What is a Stroke?

A stroke occurs when a blood vessel, which is carrying oxygen and nutrients to the brain, bursts or is blocked by a clot. This causes an interruption of the blood supply to part of the brain. This can damage or destroy brain cells which will affect body functions.

For example, if a stroke damages the part of the brain that controls limb movement, a person’s ability to move an arm or leg may be affected. A stroke can also affect mental processes such as how people feel, think, communicate, or learn.

The term ‘stroke’ comes from the fact that it usually happens without warning, ‘striking’ the person from out of the blue. The effects of a stroke on the body are immediate.

Did you know……

  • 10,000 people in Ireland are admitted to hospital with stroke each year.
  • 1,200 people in the West of Ireland are diagnosed with stroke each year.
  • Stroke is the third most common cause of death and the most common cause of acquired physical disability in Ireland.
  • There are 30,000 survivors of stroke in Ireland, many of whom have significant disabilities.
  • Approximately 80 per cent of strokes are caused by a blockage of an artery supplying blood to the brain. 20 per cent of strokes are caused by a bleed into the brain from a burst blood vessel in the brain.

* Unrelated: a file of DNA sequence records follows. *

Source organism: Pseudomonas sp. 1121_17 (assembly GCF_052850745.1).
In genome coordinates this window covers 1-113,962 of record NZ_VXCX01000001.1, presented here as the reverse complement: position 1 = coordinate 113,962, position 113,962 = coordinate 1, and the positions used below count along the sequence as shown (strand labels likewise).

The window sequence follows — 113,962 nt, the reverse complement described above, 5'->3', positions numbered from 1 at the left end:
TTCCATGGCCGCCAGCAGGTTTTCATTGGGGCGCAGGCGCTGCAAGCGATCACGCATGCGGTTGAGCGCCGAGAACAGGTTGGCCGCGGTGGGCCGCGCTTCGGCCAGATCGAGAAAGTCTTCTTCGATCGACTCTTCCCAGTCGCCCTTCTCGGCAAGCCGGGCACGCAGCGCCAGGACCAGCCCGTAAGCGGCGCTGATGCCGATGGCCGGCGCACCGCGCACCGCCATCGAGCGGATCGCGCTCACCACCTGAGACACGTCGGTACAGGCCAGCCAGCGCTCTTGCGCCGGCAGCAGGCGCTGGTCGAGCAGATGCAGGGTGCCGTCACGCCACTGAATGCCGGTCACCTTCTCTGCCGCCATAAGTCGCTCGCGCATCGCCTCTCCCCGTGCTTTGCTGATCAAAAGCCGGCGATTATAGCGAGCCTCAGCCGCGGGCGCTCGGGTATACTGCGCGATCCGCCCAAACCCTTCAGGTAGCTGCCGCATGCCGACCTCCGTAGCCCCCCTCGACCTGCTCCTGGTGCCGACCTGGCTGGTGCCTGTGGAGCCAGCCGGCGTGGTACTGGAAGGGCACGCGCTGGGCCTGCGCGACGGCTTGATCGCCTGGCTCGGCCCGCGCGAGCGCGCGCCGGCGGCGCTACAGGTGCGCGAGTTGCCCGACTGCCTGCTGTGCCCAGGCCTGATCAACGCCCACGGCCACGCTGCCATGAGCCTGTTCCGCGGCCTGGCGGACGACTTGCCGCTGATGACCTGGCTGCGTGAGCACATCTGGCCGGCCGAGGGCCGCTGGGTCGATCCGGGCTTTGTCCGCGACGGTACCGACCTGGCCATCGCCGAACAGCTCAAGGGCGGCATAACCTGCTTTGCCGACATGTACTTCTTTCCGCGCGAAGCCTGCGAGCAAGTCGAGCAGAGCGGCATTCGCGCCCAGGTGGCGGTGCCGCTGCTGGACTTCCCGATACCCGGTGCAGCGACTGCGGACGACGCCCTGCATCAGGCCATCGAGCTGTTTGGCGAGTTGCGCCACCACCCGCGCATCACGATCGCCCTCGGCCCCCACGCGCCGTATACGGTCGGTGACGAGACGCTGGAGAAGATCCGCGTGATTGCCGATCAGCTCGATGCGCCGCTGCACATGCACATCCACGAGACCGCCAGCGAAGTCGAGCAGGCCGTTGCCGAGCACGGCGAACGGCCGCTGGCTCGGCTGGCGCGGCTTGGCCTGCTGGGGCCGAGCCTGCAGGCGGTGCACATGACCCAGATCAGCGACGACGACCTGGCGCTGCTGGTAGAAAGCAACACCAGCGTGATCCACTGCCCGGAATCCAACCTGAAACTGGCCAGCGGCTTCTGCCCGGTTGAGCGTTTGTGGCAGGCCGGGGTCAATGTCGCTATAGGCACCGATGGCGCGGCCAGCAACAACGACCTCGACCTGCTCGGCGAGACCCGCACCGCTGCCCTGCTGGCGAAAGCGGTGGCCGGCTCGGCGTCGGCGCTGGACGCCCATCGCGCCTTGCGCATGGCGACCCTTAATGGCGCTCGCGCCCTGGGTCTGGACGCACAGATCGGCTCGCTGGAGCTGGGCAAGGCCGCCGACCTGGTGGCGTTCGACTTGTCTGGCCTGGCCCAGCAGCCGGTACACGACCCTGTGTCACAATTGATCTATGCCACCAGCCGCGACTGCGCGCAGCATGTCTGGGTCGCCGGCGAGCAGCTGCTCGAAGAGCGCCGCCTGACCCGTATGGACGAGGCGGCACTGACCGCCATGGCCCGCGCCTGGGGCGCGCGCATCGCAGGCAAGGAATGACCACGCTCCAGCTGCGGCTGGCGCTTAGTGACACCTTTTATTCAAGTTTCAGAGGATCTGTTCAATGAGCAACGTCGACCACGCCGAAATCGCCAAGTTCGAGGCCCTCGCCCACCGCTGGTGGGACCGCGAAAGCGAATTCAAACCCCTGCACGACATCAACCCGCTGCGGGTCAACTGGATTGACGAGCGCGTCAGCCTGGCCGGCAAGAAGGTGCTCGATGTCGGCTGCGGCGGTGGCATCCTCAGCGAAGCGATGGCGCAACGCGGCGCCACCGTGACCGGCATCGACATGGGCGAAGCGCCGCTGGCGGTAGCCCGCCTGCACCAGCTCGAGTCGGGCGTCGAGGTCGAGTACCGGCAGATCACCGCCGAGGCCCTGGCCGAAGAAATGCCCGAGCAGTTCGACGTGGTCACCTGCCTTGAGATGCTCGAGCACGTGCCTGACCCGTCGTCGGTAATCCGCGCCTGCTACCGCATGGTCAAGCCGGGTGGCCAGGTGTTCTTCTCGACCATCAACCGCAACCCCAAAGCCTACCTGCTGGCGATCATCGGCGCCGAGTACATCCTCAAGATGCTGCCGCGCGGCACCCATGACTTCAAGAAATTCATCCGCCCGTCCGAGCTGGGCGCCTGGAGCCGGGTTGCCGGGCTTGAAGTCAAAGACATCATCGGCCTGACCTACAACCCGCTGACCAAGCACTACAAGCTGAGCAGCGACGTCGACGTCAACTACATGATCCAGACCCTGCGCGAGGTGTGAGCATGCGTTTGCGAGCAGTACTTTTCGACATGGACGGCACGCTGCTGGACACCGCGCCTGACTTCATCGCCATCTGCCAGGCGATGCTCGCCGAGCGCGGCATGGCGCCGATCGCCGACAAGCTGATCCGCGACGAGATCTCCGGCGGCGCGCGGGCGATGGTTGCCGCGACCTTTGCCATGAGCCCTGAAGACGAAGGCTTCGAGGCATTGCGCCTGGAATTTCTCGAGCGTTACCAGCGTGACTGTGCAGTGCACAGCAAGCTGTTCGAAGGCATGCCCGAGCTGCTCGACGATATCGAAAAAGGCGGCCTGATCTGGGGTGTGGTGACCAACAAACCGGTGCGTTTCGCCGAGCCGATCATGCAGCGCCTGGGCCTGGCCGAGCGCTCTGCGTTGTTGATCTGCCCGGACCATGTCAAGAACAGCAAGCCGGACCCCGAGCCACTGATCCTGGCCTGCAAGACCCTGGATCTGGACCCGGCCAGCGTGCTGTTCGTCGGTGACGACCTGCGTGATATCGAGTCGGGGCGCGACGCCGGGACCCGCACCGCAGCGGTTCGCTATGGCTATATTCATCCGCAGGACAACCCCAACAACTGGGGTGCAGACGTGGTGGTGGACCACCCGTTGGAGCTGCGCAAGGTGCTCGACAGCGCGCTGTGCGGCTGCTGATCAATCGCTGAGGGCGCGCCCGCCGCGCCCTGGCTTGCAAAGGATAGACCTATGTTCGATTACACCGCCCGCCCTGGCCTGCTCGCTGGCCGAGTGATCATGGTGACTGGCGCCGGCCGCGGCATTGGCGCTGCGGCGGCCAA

• Under-65s account for about one third of strokes.

What can I do to prevent a stroke?

The best treatment for stroke is prevention. There are several risk factors that increase your chances of having a stroke:

  • High blood pressure
  • Heart disease
  • Smoking
  • Diabetes
  • High cholesterol

If you smoke – quit. If you have high blood pressure, heart disease, diabetes, or high cholesterol, getting them under control – and keeping them under control – will greatly reduce your chances of having a stroke.

When stroke strikes, act F.A.S.T.

The F.A.S.T. acronym was created as a helper for people to remember the main warning signs of stroke so that they can act immediately in the case of a stroke by dialling 999.

F.A.S.T. stands for:

F – Face – has their face fallen on one side?  Can theyfast poter stroke victims ireland smile?

A – Arms – Can they raise both arms and keep them there?

S – Speech – is their speech slurred?

T –Time to call 999 if you spot any single one of these signs.

F.A.S.T.  can help you to rapidly recognise when a stroke is taking place and then act quickly to get medical treatment and prevent serious damage.